These slings are my standard trad sling whether it be over the shoulder or racked on my harness. The obvious downfall of using Dyneema is it's inability to hold a knot well, but there are easy fixes around there using other tools on your rack.
Overall I would recommed 10 60cm slings and 2 120cm slings for any climber looking to build their first trad rack.
This jacket is everything I hoped, and more. It's lightweight has all the bells and whistles. Detachable hood is a feature I haven't used yet, but can envision the pro's of having that option. Stuff sack is a great size, and once stuffed the jacket can double as a pillow.
All in all I would recommend this jacket to all my friends, and even my enemies.
Wasn't to sure what to expect when this thing came in, but I'm pleasantly surprised. This pack is extremely well built, and even without the ABS system would be one of The North Face's better ski touring packs. The only thing keeping this from being 5 stars is it's weight. Until we in the USA are allowed lighter weight bottles then we are going to have to deal with heavier ABS packs.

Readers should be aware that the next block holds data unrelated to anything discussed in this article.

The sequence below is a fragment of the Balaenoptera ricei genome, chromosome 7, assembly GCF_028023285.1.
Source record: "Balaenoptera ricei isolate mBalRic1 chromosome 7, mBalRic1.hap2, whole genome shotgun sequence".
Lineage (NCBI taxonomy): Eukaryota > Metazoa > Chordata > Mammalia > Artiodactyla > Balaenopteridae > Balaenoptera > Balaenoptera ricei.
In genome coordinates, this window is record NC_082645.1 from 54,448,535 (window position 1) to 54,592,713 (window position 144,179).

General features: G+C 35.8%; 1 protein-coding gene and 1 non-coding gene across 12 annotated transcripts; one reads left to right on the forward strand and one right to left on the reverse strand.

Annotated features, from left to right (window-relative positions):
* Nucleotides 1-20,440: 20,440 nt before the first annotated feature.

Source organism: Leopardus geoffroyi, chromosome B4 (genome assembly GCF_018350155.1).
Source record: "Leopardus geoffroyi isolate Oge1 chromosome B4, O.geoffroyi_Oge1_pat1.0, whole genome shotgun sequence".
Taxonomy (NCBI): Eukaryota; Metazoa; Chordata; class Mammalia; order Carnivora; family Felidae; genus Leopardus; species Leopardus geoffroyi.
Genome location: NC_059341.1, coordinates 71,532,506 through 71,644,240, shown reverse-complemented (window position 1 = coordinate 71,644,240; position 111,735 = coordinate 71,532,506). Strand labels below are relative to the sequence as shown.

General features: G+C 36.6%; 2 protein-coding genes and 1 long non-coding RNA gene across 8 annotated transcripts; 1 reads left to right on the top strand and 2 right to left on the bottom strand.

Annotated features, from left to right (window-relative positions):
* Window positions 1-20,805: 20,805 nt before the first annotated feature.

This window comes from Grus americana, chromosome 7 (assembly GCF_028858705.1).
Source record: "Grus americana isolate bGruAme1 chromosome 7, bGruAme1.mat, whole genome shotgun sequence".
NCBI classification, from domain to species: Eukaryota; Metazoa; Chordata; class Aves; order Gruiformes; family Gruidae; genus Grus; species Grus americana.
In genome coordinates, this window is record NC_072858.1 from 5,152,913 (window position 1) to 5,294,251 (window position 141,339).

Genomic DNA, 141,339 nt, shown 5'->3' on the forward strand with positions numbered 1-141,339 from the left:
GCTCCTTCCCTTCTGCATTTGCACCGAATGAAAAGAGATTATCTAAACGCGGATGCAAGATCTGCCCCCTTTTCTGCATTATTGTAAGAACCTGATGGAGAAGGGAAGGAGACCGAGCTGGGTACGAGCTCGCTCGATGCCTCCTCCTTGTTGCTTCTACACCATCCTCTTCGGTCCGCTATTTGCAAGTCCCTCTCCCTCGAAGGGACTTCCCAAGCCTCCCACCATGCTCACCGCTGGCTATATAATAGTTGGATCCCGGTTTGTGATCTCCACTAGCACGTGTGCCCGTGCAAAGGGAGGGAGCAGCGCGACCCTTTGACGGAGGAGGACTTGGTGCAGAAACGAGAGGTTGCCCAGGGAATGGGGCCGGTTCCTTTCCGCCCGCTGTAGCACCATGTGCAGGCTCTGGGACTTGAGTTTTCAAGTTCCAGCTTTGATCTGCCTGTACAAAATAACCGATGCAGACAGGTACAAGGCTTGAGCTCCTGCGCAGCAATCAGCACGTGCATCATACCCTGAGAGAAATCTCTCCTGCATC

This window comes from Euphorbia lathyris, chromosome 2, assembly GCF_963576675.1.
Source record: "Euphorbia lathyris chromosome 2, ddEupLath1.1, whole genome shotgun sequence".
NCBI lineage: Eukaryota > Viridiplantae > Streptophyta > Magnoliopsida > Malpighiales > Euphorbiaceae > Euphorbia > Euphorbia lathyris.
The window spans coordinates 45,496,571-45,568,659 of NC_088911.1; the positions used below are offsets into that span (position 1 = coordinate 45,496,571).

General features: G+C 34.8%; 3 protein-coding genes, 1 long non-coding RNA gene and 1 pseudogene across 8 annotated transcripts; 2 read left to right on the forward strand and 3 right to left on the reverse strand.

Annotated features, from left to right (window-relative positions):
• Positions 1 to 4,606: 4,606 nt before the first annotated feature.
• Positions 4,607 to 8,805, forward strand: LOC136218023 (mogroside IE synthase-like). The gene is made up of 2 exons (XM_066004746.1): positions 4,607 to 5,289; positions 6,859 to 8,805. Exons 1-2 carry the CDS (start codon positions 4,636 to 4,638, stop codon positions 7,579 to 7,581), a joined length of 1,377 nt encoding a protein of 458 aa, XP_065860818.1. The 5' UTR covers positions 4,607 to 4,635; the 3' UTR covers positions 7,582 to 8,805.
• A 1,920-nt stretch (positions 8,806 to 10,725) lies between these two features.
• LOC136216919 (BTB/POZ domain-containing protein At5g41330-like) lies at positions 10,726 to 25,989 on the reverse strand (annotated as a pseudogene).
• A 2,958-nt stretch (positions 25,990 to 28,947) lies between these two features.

Having used previous years ascension series skins I bought these wanting to get something that glides better and packs down smaller. These skins glide great, and pack down small enough to fit into my theta ar jacket pockets. However the glue does not perform as well as years past.